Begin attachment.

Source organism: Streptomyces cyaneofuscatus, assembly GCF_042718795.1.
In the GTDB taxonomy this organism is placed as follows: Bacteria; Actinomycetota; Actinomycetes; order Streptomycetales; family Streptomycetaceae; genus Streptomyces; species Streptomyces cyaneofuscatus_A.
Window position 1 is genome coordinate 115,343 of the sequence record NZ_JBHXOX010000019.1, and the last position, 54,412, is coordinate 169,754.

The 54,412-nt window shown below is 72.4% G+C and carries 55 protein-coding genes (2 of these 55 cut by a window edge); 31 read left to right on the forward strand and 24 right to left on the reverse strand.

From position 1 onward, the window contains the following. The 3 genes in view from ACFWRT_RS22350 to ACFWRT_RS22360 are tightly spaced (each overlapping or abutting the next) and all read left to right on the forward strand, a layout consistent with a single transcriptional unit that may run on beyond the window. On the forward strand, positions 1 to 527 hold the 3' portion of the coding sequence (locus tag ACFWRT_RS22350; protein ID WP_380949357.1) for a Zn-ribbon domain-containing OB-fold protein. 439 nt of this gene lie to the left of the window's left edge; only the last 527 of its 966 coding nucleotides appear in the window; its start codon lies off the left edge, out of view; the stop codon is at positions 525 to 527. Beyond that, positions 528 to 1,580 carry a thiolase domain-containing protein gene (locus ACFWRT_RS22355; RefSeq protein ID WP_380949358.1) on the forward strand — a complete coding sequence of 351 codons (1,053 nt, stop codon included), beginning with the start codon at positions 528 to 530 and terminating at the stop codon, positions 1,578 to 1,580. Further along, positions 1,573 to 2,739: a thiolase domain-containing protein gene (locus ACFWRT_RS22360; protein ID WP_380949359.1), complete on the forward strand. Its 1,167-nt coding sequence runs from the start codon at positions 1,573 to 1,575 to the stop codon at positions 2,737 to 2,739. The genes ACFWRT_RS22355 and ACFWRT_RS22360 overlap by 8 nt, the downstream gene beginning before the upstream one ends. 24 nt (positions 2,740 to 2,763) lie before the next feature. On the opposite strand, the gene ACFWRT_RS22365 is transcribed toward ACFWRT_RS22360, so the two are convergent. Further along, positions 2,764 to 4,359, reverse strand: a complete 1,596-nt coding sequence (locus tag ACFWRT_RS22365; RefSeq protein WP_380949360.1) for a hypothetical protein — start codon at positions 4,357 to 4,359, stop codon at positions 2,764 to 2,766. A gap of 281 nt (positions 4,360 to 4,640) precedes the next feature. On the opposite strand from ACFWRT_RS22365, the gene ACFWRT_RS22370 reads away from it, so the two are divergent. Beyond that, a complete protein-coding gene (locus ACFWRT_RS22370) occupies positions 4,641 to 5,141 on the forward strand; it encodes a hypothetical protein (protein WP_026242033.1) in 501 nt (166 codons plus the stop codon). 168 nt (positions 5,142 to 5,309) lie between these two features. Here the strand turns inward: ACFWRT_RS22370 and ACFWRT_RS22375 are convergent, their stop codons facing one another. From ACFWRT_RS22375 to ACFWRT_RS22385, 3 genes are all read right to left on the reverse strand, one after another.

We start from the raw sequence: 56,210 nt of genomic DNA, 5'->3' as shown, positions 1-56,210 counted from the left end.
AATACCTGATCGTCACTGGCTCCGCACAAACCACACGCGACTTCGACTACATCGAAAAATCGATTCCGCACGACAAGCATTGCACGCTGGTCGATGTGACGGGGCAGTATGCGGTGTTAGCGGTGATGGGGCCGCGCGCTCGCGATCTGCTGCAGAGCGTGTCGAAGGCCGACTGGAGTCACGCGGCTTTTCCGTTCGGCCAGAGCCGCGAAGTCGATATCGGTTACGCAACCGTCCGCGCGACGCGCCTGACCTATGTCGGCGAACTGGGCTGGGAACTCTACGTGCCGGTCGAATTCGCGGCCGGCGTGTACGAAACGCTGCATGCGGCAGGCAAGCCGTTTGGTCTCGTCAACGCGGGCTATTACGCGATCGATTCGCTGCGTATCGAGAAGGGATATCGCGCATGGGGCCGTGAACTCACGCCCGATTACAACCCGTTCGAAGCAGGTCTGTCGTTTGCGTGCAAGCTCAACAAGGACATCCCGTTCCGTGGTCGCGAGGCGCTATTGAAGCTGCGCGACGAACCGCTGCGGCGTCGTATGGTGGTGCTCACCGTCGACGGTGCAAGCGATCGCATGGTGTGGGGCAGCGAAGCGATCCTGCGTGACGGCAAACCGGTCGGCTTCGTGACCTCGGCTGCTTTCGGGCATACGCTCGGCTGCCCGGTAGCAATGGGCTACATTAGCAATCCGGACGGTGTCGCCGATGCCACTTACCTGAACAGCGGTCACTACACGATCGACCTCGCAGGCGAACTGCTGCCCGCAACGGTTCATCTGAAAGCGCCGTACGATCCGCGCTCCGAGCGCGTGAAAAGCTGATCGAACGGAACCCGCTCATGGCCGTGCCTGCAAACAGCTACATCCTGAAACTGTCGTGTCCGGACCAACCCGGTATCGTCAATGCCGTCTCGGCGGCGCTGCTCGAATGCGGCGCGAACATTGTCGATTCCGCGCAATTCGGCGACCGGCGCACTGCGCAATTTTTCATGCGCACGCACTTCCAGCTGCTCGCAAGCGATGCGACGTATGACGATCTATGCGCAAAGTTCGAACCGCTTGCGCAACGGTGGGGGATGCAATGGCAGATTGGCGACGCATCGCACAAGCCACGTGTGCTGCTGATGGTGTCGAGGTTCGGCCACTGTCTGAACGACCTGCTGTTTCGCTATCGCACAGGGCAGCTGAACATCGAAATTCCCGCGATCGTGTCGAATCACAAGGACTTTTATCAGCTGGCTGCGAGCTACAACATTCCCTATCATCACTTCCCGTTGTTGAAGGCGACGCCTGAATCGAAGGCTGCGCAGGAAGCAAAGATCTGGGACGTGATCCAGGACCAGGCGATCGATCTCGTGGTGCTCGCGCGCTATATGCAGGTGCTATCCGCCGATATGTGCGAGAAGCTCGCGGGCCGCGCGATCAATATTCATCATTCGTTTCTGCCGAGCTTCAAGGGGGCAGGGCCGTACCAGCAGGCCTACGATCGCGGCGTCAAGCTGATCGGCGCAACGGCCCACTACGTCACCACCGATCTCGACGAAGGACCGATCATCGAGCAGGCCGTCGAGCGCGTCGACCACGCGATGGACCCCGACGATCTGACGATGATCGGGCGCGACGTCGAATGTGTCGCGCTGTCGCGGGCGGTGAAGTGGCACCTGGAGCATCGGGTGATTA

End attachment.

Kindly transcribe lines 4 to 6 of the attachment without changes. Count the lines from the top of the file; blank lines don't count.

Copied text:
The 54,412-nt window shown below is 72.4% G+C and carries 55 protein-coding genes (2 of these 55 cut by a window edge); 31 read left to right on the forward strand and 24 right to left on the reverse strand.

From position 1 onward, the window contains the following. The 3 genes in view from ACFWRT_RS22350 to ACFWRT_RS22360 are tightly spaced (each overlapping or abutting the next) and all read left to right on the forward strand, a layout consistent with a single transcriptional unit that may run on beyond the window. On the forward strand, positions 1 to 527 hold the 3' portion of the coding sequence (locus tag ACFWRT_RS22350; protein ID WP_380949357.1) for a Zn-ribbon domain-containing OB-fold protein. 439 nt of this gene lie to the left of the window's left edge; only the last 527 of its 966 coding nucleotides appear in the window; its start codon lies off the left edge, out of view; the stop codon is at positions 525 to 527. Beyond that, positions 528 to 1,580 carry a thiolase domain-containing protein gene (locus ACFWRT_RS22355; RefSeq protein ID WP_380949358.1) on the forward strand — a complete coding sequence of 351 codons (1,053 nt, stop codon included), beginning with the start codon at positions 528 to 530 and terminating at the stop codon, positions 1,578 to 1,580. Further along, positions 1,573 to 2,739: a thiolase domain-containing protein gene (locus ACFWRT_RS22360; protein ID WP_380949359.1), complete on the forward strand. Its 1,167-nt coding sequence runs from the start codon at positions 1,573 to 1,575 to the stop codon at positions 2,737 to 2,739. The genes ACFWRT_RS22355 and ACFWRT_RS22360 overlap by 8 nt, the downstream gene beginning before the upstream one ends. 24 nt (positions 2,740 to 2,763) lie before the next feature. On the opposite strand, the gene ACFWRT_RS22365 is transcribed toward ACFWRT_RS22360, so the two are convergent. Further along, positions 2,764 to 4,359, reverse strand: a complete 1,596-nt coding sequence (locus tag ACFWRT_RS22365; RefSeq protein WP_380949360.1) for a hypothetical protein — start codon at positions 4,357 to 4,359, stop codon at positions 2,764 to 2,766. A gap of 281 nt (positions 4,360 to 4,640) precedes the next feature. On the opposite strand from ACFWRT_RS22365, the gene ACFWRT_RS22370 reads away from it, so the two are divergent. Beyond that, a complete protein-coding gene (locus ACFWRT_RS22370) occupies positions 4,641 to 5,141 on the forward strand; it encodes a hypothetical protein (protein WP_026242033.1) in 501 nt (166 codons plus the stop codon). 168 nt (positions 5,142 to 5,309) lie between these two features. Here the strand turns inward: ACFWRT_RS22370 and ACFWRT_RS22375 are convergent, their stop codons facing one another. From ACFWRT_RS22375 to ACFWRT_RS22385, 3 genes are all read right to left on the reverse strand, one after another.

We start from the raw sequence: 56,210 nt of genomic DNA, 5'->3' as shown, positions 1-56,210 counted from the left end.